The CrossFit Kool-Aid is strong. One minute, you’re listening to your friends speak in a totally different language, the language of AMRAP and EMOMs. The next, you’re nervously entering a box, intimidated by the barbells in the corner and the rig mounted on the wall. You’re positive you’re making a huge mistake, and you’re ready to turn tail and leave, but someone stops you.
“Hi, I’m Jane! Are you new? Welcome to CrossFit!”
As the Regionals get under way and blanket the airwaves, you may think CrossFit is all about snatch ladders and muscle-ups. But what no one’s going to tell you?
You’re going to see all kinds of people at the box. Not everyone at the box is going to look like or perform like Rich Froning or Lauren Fisher. Sure, there are going to be the beast mode folks that smoke through an RX workout, but for the most part, you’re going to meet average fit people who are scaling their workouts at different levels, whether it’s doing jumping pull-ups or lifting lighter loads.
You’re going to be a part of a community. Some may call it a cult, what with the language and the rituals (an addiction to t-shirts, participating in the Open). But it becomes your community, your own personal Cheers (where everybody knows your name). You’ll meet first responders, business executives, doctors, retail professionals, soccer moms – the people who CrossFit run the gamut of professions, but they’re all there for the same reason: to be fitter than ever. For one hour, you’re all united toward a common goal, and you become fast friends as you suffer through wall balls. And eventually, you hang out outside the box, because you realize that these people get you.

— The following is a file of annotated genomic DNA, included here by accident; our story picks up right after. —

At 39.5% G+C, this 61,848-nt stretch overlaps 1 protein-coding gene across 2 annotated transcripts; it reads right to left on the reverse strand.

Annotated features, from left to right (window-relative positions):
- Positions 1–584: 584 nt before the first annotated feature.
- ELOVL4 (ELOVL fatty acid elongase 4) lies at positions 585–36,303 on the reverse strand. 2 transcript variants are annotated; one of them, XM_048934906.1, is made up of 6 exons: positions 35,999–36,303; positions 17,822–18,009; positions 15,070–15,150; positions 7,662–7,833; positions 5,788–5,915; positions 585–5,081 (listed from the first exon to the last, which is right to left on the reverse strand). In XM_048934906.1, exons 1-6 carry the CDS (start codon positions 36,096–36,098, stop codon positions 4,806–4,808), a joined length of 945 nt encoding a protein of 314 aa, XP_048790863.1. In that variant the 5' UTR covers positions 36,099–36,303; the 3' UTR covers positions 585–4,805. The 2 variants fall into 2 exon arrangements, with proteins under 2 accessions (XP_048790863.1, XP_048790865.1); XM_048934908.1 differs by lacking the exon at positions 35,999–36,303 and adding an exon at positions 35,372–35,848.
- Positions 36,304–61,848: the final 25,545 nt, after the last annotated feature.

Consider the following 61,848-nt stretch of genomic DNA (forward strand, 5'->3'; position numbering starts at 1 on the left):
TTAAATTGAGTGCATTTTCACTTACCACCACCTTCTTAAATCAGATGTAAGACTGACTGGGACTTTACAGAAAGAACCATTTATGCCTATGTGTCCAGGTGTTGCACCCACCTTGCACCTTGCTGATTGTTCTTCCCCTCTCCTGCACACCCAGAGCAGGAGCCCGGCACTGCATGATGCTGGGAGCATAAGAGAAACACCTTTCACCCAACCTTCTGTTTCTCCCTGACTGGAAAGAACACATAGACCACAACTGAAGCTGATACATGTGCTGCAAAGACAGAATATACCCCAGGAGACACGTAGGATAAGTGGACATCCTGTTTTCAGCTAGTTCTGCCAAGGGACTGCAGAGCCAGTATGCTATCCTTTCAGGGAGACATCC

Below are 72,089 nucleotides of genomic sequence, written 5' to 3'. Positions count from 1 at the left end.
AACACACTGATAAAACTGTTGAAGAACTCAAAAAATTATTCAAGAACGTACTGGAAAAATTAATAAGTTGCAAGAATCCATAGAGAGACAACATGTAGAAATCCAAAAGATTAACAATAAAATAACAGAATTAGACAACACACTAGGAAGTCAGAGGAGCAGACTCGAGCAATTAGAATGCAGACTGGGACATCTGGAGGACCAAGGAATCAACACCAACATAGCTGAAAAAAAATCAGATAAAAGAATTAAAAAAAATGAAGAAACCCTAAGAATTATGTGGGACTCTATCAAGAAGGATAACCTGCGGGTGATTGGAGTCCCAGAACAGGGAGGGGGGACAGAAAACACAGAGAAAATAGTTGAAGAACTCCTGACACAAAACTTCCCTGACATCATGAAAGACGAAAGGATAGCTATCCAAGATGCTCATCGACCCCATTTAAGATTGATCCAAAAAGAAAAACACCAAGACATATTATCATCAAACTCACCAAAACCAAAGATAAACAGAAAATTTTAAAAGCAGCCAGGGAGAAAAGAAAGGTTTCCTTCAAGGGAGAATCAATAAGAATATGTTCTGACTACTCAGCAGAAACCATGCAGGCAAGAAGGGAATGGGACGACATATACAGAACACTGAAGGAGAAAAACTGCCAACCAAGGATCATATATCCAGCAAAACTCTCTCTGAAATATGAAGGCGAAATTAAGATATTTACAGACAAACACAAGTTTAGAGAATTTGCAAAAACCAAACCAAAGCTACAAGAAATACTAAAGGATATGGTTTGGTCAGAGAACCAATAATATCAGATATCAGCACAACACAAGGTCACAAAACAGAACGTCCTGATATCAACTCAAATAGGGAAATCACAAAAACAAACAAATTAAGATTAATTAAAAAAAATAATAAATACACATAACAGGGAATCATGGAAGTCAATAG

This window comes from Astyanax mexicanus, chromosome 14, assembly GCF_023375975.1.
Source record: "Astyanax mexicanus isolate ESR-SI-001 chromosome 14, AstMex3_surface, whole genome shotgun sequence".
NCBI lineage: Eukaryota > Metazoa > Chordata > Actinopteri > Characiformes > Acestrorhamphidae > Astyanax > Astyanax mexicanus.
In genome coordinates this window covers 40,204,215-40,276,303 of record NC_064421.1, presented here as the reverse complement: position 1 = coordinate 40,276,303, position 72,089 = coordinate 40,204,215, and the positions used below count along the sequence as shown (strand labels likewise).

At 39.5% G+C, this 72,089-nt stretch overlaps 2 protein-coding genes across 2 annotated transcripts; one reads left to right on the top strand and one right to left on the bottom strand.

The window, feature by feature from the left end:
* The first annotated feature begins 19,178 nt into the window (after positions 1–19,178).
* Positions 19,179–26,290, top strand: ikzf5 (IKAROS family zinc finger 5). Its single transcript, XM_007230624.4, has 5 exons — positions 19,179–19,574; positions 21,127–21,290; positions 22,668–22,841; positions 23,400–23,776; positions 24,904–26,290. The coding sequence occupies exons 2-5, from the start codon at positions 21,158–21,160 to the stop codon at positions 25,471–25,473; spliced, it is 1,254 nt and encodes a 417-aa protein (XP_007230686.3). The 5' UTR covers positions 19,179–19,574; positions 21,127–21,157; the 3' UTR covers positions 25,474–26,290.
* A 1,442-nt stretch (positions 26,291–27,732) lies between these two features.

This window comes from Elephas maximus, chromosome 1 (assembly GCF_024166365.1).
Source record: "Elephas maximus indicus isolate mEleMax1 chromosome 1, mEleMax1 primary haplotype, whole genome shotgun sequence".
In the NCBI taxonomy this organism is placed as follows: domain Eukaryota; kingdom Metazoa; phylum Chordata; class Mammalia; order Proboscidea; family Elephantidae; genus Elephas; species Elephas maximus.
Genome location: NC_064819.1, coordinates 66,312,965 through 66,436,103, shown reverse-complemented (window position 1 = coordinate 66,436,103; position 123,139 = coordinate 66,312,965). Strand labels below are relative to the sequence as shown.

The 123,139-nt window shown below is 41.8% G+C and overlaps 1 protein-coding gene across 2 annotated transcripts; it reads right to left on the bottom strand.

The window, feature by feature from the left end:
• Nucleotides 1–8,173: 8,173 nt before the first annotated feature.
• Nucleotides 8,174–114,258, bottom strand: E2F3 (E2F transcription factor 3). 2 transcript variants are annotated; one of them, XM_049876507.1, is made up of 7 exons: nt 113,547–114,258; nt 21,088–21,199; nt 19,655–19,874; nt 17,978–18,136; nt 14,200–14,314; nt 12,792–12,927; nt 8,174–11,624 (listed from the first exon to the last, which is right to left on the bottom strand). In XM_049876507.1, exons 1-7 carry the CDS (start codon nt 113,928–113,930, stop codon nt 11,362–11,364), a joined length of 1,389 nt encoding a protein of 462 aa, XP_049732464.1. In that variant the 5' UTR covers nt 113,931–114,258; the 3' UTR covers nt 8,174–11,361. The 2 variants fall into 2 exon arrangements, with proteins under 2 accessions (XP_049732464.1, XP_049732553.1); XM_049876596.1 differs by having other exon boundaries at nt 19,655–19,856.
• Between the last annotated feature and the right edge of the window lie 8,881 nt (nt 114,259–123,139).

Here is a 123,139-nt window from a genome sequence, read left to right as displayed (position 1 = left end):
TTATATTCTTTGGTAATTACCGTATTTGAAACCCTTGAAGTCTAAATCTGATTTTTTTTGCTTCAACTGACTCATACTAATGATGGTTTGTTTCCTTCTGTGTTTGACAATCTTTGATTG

As an aside, I’m an introvert. The idea of going to networking events scares the daylights out of me. But going to CrossFit thrills me. There’s something about it that doesn’t scare me at all.
You’re going to push yourself harder than you ever have. I used to think I gave it my all, particularly during half marathons. Then I started CrossFit. Suddenly, I was introduced to an all-new level of intensity, where I was competing against myself and my previous scores and weights, where I was determined to do strict pull-ups and handstand push-ups, where there is always room for improvement.
You’re going to be sore. As I write this, my glutes are still sore from modified pistol squats on Friday. I mean, it probably didn’t help that I went running Saturday, then went back to the box for an endurance WOD – but this isn’t my first “sore for days” rodeo. “Sore” becomes a way of life. You’re challenging yourself, and when you’re doing constantly varied movements, your muscles don’t have a chance to get complacent. Embrace it.
You’re going to love it so, so much. I love running. I love sushi. But CrossFit? It’s been nine months, and I can’t imagine life without it. I get a rush out of “3-2-1-GO!” I can’t stop grinning when I PR a lift or get my technique right.